• I think doing basic blood tests routinely and following up when numbers are out of line is important. Many have posted that when they were diagnosed they discovered that they had labs that had been out of line, in some cases, for several years, before their doctor reacted. I had labs that were so out of line that I finally took them to my vet, who agreed that my doctors were ignoring things that they shouldn't have been. Screening specifically for CLL or other blood cancers does not seem to me to be appropriate unless or until one has either labs or symptoms that indicate that more testing should be done.

    In my family - father's side - we have multiple myeloma, follicular, CLL, and now AML, but that is out of about 40 people through the generations. We have looked at the family health issues (breast, prostate, and lung cancer are also in there) and have made sure that everyone is aware that they need to alert their doctors of the family history so that if tests show something of concern their doctors will know to check for those things. Beyond that, everyone is getting on with life.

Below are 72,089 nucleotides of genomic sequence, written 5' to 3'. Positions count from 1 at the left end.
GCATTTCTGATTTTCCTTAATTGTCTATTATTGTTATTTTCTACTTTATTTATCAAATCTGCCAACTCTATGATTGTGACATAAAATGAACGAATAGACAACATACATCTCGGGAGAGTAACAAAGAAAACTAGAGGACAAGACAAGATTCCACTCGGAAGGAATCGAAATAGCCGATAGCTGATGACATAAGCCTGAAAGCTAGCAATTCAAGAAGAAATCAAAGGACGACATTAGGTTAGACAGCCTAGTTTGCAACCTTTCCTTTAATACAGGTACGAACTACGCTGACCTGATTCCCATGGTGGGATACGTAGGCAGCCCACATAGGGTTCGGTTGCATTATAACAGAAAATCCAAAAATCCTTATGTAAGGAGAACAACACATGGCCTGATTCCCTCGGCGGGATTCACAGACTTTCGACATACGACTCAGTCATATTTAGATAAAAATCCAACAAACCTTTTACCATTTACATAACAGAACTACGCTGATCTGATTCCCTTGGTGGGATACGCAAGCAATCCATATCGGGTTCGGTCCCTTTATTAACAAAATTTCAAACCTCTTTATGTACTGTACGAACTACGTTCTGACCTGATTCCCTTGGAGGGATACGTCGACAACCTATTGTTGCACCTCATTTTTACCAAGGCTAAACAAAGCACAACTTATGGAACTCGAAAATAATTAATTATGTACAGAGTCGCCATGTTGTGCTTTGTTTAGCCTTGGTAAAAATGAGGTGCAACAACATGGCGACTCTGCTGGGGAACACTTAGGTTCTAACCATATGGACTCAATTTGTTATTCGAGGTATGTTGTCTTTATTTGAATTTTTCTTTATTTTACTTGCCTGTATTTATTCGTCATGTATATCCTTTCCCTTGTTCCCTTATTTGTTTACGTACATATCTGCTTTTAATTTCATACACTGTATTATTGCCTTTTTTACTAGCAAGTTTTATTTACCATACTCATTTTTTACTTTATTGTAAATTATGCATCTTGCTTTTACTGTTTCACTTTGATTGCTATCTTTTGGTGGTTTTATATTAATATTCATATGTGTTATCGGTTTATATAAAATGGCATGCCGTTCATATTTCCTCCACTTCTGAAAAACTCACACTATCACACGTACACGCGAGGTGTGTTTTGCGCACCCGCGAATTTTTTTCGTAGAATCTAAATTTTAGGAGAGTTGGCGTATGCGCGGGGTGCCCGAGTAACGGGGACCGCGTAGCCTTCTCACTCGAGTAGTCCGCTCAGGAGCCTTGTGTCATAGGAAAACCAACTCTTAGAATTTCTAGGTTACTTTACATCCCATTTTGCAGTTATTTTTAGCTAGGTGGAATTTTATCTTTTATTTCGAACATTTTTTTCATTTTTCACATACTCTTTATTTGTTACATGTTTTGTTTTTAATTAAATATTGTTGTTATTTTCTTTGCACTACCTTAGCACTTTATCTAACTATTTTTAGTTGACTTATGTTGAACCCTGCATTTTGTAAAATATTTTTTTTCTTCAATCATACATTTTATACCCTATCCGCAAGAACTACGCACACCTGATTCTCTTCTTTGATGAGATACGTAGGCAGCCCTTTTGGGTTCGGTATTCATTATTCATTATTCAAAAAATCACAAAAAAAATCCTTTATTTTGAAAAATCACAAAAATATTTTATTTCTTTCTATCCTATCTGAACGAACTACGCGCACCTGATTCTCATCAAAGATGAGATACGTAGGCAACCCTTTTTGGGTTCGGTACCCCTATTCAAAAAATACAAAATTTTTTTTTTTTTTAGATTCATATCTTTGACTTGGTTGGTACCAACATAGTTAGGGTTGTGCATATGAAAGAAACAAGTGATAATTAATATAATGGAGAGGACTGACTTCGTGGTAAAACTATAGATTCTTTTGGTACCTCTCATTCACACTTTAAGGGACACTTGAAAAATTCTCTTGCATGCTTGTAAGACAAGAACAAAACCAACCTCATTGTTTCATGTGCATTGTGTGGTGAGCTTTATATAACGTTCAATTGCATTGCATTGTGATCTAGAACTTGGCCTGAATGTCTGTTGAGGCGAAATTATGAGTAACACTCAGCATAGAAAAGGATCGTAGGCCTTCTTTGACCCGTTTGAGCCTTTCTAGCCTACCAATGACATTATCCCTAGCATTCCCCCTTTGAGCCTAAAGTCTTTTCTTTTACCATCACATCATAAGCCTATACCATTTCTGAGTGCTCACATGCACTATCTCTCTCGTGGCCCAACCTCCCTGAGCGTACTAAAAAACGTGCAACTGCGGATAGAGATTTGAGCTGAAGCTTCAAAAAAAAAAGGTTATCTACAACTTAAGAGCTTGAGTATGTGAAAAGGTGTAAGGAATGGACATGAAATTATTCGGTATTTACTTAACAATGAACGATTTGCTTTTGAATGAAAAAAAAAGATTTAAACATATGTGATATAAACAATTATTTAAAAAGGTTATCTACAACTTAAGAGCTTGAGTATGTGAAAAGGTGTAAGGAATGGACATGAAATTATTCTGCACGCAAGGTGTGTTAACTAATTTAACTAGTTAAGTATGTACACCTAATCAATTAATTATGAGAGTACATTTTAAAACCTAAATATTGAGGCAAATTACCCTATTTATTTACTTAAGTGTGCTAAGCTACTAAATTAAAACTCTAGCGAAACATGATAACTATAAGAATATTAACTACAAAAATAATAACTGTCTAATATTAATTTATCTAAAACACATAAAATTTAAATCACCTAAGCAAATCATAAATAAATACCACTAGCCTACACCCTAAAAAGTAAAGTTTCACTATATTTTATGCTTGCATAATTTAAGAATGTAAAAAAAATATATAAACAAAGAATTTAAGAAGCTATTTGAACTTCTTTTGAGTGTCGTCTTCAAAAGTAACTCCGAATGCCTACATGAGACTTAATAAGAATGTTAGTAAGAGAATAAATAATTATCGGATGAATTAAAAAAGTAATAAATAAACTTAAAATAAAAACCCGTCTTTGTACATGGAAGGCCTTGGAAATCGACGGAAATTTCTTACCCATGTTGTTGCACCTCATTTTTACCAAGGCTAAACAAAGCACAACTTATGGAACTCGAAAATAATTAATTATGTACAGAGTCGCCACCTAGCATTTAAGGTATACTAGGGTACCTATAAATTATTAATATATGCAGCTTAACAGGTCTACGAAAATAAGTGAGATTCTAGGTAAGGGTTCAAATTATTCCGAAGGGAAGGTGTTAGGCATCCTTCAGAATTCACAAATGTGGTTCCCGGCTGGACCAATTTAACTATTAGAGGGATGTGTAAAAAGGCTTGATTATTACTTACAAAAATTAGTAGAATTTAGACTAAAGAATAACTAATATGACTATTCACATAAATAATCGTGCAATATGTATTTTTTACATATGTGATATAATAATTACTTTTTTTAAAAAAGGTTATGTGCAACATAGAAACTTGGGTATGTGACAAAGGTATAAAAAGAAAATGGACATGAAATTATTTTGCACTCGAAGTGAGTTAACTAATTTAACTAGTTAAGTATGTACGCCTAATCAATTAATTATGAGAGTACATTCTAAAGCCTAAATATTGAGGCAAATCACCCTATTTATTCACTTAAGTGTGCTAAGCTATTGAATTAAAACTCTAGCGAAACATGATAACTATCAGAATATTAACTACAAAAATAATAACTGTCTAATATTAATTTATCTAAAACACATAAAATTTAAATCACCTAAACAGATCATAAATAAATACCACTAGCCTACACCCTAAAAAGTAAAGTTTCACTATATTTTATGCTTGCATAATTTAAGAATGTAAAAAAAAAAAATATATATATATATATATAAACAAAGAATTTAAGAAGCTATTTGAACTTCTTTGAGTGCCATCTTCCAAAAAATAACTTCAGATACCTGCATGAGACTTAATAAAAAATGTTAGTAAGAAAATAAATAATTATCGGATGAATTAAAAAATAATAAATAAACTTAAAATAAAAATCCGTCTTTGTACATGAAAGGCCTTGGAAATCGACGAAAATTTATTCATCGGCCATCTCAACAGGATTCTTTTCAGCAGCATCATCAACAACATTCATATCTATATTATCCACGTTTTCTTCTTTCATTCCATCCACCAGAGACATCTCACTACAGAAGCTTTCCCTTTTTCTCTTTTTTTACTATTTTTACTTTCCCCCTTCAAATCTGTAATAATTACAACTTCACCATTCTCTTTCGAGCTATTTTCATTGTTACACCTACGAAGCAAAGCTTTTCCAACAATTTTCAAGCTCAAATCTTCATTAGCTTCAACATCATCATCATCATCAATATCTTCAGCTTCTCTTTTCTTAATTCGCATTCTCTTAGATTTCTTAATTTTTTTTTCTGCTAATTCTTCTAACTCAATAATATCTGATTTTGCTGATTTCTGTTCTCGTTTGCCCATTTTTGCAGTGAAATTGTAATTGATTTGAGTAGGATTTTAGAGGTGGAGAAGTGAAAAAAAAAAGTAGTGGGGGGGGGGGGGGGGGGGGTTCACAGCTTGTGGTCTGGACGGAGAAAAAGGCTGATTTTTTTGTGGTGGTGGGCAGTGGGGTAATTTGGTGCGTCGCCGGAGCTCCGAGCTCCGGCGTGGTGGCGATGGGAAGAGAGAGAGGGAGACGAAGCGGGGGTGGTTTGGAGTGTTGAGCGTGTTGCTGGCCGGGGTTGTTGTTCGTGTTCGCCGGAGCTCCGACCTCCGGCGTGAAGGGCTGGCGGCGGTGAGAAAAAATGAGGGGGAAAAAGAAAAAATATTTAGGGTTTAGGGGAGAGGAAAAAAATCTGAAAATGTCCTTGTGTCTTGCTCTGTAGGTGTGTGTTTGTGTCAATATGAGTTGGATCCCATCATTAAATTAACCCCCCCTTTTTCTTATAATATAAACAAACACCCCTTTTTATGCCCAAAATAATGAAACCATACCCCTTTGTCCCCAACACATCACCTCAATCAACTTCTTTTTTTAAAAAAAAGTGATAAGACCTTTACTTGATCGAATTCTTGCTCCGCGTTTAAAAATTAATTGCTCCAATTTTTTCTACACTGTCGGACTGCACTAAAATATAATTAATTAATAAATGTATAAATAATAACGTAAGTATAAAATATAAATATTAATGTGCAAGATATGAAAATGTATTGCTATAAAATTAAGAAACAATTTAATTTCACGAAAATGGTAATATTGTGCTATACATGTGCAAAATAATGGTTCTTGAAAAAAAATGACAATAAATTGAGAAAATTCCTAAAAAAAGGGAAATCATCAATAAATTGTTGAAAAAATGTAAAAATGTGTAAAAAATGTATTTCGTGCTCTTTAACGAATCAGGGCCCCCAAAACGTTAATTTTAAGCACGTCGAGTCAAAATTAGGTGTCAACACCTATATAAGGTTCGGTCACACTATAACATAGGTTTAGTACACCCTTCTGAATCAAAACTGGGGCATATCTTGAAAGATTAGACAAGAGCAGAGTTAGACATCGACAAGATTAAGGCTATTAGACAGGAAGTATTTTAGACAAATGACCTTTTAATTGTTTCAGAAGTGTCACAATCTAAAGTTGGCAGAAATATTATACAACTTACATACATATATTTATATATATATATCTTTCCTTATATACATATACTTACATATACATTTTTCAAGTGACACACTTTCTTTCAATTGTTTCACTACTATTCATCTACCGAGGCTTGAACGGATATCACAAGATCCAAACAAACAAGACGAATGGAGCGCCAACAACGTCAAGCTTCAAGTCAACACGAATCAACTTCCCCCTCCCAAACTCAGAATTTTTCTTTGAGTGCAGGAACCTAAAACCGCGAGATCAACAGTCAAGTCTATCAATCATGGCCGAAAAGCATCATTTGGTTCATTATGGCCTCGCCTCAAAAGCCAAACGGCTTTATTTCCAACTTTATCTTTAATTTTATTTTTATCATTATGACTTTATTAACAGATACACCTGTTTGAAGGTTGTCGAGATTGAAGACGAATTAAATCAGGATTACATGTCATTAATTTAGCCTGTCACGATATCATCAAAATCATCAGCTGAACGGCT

• I am wondering if screening that would detect not only monoclonal populations of B cells at low levels but some of the more subtle markers in the transcriptome, for example, could lead to important data filling in some of the mysteries of leukemogenesis and progression biology given that we now have the tools to identify and chart markers in a way never before possible?

    While I can see the rationale for mitigation of unnecessary worry by not screening I could make an argument that if poor prognostic markers were uncovered as a result of screening some folks might want to know, to better plan for the future of not only their personal goals but that of their family's.

    I guess I am in the camp of pro information no matter whether it is potentially bad or actionable at the time of screening. Screening for CLL might be analogous to Climate Change on a personal scale. No one can prove with certainty that we have all the information or a handle on the consequences of climate change but does that mean that we should ignore the evidence at hand to continue the party?

    Individualized health management will depend on the dynamic monitoring and alteration of the immune system(s) in the future and CLL is an exceptional model to study the differing ways those systems can fail us.